• NASA Superior Achievement Award Expedition 7 in 2004
  • NASA Individual Performance Award 2004
  • Special Space Flight Achievement Award Expedition 7 in 2003
  • Special Space Flight Achievement Award 2003
  • NASA Flight Crew Operations Directorate GEM Award
  • Distinguished Alumni Award -The University of Texas Permian Basin 2000


Roden is a Fellow of the Aerospace Medical Association (Space Medicine Branch).[29] Additionally he is a member of the Wilderness Medical Society, American College of Sports Medicine, Society of NASA Flight Surgeons, American College of Forensic Examiners life member, American Medical Association life member, Texas Medical Association, Galveston County Medical Society, AOPA, and Commemorative Air Force life member, Aircraft Owners and Pilots Association, and Experimental Aircraft Association.[2]

Published Research[edit]

  • Principal investigator on Periodic Fitness Evaluation with Oxygen Uptake Measurement[30]
  • Musculoskeletal Diagnostic Imaging with Ultrasound on the International Space Station[31]
  • Blood-Injection-Injury Phobia in a Commercial Aviator: a Case Report[32]


  1. ^ "Don't Fence Him In/Independent straight-talking environmentalist Robert McCurdy is on a mission to preserve a vital West Texas water source - and while he's at it, to tear down some fences." Freemantle, Tony. Houston Chronicle. June 9, 2002. Accessed Oct. 15, 2012
  2. ^ a b c d e f g Texas Flying Doctors website "Biography: Dr. Sean Roden" Accessed Oct. 15, 2012
  3. ^ "Former Regent, Art Collection Donor William Roden Dies." UTPB Publication. Accessed Oct. 15, 2012
  4. ^ "Emergency Medicine Residency Program Alumni." Scott and White Healthcare website. Accessed Oct. 15, 2012
  5. ^ a b c d Dr. Sean Roden: Curriculum Vitae." Texas Flying Doctors website. Accessed Oct. 15, 2012
  6. ^ a b "Wilderness medicine comes to UTMB." UTMB: The Newsroom. Mar. 26, 2007. Accessed Oct. 15, 2012
  7. ^ a b c Tang, Iline. "UTPB alumnus to serve as NSF Medical Officer." Midland-Reporter Telegram. Oct. 7, 2012
  8. ^ [Marriages in Texas website] License purchased in Midland, Texas. Index no. 084966
  9. ^ "June 2007 Newsletter." Archived 2012-05-15 at the Wayback Machine. Texas A&M Health Science Center Medical College of Medicine
  10. ^ "Advisory Council." University of Texas Permian Basin website.
  11. ^ "Alumni Updates." Alcalde. January/February 2013
  12. ^ "Meet the Doctors of Antarctica". 2017-01-11. Retrieved 2018-02-13.
  13. ^ "613: OK, I'll Do It - This American Life". This American Life. 2017-12-14. Retrieved 2018-02-13.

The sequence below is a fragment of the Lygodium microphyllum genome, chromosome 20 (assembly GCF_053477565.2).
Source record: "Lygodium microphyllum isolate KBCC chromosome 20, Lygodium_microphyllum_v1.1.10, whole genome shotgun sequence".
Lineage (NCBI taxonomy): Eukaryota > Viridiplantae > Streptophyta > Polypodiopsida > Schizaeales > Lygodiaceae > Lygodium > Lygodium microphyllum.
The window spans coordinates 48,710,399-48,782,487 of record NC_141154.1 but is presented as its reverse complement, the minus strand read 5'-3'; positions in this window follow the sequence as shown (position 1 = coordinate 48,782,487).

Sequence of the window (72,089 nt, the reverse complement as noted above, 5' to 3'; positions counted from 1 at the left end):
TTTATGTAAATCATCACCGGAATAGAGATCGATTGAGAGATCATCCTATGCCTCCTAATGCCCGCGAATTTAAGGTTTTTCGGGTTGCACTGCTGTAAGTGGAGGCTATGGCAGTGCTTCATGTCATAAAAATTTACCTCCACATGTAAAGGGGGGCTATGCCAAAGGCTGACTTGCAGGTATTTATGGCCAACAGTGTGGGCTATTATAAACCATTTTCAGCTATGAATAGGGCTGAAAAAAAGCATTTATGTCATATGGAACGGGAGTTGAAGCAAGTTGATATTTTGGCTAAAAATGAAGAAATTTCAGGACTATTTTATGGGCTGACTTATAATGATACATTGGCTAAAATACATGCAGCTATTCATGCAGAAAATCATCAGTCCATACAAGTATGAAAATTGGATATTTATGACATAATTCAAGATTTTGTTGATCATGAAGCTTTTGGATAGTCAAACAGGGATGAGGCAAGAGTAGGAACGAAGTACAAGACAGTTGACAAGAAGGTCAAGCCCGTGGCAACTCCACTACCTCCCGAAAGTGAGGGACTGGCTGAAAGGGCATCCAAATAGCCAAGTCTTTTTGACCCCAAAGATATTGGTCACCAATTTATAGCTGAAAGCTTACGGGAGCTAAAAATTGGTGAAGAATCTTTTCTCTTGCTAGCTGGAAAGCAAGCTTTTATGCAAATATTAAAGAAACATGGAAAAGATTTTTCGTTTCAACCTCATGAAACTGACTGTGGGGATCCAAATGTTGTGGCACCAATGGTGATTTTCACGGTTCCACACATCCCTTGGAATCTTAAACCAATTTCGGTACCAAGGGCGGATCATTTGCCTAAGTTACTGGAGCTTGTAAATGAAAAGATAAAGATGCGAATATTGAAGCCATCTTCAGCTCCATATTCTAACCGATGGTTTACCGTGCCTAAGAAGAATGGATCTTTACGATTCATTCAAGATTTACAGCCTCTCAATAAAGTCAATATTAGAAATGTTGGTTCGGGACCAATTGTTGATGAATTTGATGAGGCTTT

14. ^ "76107 january february 2017". Issuu. Retrieved 2018-02-13.
  15. ^ "NASA Announces Undersea Mission to Include First Flight Surgeon." Space Ref. Feb. 6, 2007. Accessed Oct. 15, 2012
  16. ^ "NASA Announces Next Undersea Exploration Mission Dates and Crew." NASA press release. July 24, 2007
  17. ^ Carreau, Mark. "Bush leads hero's welcome for astronauts." Houston Chronicle. Nov. 9, 2007. Accessed Oct. 15, 2012
  18. ^ Associated Press. "Space Station Pantry Gets Low." Los Angeles Times. Dec. 10, 2004. Accessed Oct. 15, 2012
  19. ^ Leary, Warren E. "With Food Low, Space Crew Must Cut Back." The New York Times. Dec. 10, 2004. Accessed Oct. 15, 2012
  20. ^ Dunn, Marcia. "Space Station Running Low on Food." CBS News. July 15, 2009
  21. ^ a b American Morning CNN Transcript. Aired December 17, 2004, 8:30 ET.
  22. ^ a b Block, Melissa, host. “Astronaut in Space Gets News of Mother’s Death.” All Things Considered. National Public Radio. Dec. 20, 2007
  23. ^ Associated Press. “Astronaut Learns of Mother’s Death Aboard Space Station, Cannot Attend Funeral.” Fox Dec. 21, 2007
  24. ^ Carreau, Mark. “For grieving astronauts, ‘no one prescription.’” Houston Chronicle. Dec. 20, 2007
  25. ^ a b Leary, Warren E. "Doctor offers assurances that astronauts won't go hungry." The New York Times. Dec. 11, 2004. Accessed Oct. 16, 2012
  26. ^ Malik, Tariq. "Space station crews prepare for changing of the guard. USA Today. April 5, 2005. Accessed Oct. 16, 2012
  27. ^ "Down to Earth: NASA Flight Surgeon Roden Home from Russia |". Retrieved 2018-02-13.
  28. ^ "Antarctic Adventure: ESP Physician Spends 4 Months at South Pole." Emergency Service Partners, L.P. Accessed May 2, 2013
  29. ^ "News of Members"[permanent dead link] June 2012. Aerospace Association website
  30. ^ Castrucci, Filippo, M.D. and Sean K. Roden, M.D. "Periodic Fitness Evaluation with Oxygen Uptake Measurement." Danish Aerospace Medical Centre, Denmark, Copenhagen
  31. ^ Ashot Ernest Sargsyan, Sean Kevin Roden (Co-author) Shannon L. Melton (Co-author) David Martin (Co-author). "Musculoskeletal Diagnostic Imaging with Ultrasound on the International Space Station" 77th Annual Scientific Meeting, ASMA 2005 Orlando, Florida
  32. ^ Roden, SK. Blood-Injection-Injury Phobia in a Commercial Aviator: a Case Report Aviat Space Environ Med. 2001 Dec;72(12):1138-40